Conjoined twin births are extremely rare
What makes conjoined twins so interesting is not only their bodily malformation, but also the rarity of their occurrence. Conjoined births are seen once every 50,000 to 100,000 births, meaning they make up about 1% of identical twin births. When identical twins do not fully separate from a single egg, conjoining happens. Scientists are uncertain why a full separation does not occur in such cases, and it happens so infrequently as to make it difficult to study in depth.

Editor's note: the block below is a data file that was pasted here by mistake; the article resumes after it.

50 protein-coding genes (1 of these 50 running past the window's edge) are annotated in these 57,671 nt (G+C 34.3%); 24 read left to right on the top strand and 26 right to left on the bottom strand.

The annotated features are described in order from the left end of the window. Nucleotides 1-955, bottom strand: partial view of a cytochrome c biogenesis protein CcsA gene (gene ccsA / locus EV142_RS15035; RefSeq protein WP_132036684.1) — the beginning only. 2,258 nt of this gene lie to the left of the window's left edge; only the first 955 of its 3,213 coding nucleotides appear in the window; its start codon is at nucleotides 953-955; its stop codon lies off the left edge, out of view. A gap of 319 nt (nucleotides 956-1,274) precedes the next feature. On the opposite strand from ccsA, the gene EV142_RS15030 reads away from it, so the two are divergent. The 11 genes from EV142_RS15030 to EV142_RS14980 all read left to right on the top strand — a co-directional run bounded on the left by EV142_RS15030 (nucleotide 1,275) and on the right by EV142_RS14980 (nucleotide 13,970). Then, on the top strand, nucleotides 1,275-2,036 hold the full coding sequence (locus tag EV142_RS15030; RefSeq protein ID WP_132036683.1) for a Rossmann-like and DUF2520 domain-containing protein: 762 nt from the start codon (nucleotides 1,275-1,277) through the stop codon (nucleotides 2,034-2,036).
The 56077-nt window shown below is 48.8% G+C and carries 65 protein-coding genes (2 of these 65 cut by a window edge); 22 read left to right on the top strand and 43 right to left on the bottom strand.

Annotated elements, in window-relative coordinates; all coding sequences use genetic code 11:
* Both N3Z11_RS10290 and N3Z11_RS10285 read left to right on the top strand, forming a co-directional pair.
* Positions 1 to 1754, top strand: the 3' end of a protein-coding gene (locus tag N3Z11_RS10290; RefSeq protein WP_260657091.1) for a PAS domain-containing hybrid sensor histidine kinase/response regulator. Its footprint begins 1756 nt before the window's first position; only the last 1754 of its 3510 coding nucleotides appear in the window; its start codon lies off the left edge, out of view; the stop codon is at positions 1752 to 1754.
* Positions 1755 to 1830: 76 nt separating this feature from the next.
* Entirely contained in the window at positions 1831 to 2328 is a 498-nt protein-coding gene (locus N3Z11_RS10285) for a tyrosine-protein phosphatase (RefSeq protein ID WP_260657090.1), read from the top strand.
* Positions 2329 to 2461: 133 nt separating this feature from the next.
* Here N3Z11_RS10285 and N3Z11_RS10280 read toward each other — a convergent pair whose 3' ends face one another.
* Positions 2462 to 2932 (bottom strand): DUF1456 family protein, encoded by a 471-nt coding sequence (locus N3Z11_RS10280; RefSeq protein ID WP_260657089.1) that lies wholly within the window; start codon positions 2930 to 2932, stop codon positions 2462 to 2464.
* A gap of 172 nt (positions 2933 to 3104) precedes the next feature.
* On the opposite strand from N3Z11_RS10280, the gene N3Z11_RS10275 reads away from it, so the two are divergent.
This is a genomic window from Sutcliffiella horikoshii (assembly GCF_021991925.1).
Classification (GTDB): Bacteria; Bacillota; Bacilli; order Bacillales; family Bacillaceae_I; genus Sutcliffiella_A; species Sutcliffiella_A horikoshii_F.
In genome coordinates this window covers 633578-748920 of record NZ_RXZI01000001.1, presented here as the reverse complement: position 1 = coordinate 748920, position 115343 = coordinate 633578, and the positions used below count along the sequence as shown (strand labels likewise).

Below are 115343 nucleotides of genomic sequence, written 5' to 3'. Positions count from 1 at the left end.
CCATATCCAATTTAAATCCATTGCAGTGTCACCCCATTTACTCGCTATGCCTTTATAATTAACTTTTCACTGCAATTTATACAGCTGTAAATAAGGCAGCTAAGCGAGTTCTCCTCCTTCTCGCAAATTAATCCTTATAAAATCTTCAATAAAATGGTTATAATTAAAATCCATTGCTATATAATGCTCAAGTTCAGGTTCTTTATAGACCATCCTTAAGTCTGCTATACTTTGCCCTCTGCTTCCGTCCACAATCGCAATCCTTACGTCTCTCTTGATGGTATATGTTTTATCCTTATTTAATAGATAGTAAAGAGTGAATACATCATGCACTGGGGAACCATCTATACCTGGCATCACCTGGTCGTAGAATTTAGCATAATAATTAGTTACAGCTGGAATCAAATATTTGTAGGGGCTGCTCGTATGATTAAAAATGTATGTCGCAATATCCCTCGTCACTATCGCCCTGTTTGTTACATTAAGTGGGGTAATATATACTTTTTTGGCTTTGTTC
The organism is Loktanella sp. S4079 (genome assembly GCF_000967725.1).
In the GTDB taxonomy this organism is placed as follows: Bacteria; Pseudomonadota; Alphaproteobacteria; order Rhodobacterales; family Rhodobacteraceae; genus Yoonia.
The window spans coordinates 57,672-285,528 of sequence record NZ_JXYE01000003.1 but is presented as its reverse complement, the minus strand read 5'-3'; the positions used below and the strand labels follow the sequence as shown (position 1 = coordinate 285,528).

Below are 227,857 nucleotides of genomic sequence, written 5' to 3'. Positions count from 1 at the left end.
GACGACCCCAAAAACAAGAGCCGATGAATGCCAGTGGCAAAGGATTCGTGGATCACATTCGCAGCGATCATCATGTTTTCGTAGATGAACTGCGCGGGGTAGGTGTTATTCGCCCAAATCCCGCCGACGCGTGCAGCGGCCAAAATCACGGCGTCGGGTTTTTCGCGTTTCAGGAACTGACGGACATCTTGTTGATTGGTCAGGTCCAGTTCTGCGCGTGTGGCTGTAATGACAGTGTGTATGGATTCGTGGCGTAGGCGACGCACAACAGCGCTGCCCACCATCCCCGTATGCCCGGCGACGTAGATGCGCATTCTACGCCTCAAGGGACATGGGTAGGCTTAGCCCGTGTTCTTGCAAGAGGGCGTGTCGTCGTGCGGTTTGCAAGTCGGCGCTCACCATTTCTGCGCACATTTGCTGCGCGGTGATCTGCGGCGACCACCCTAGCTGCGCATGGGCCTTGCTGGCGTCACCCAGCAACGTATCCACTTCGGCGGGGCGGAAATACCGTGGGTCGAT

Conjoining is not limited to humans; it has been observed in fish, reptiles, primates, birds, and other mammals as well. Nor is the phenomenon new to the human race: accounts of identical, conjoined twins have been found dating as far back as pre-Colombian ceramics made by ancient Peruvians, and one of the first written cases of raciphagus conjoined twins (joined back to back from the pelvis to the shoulders) was found in Isle-Brewers, England, according to the American Journal of Medical Genetics.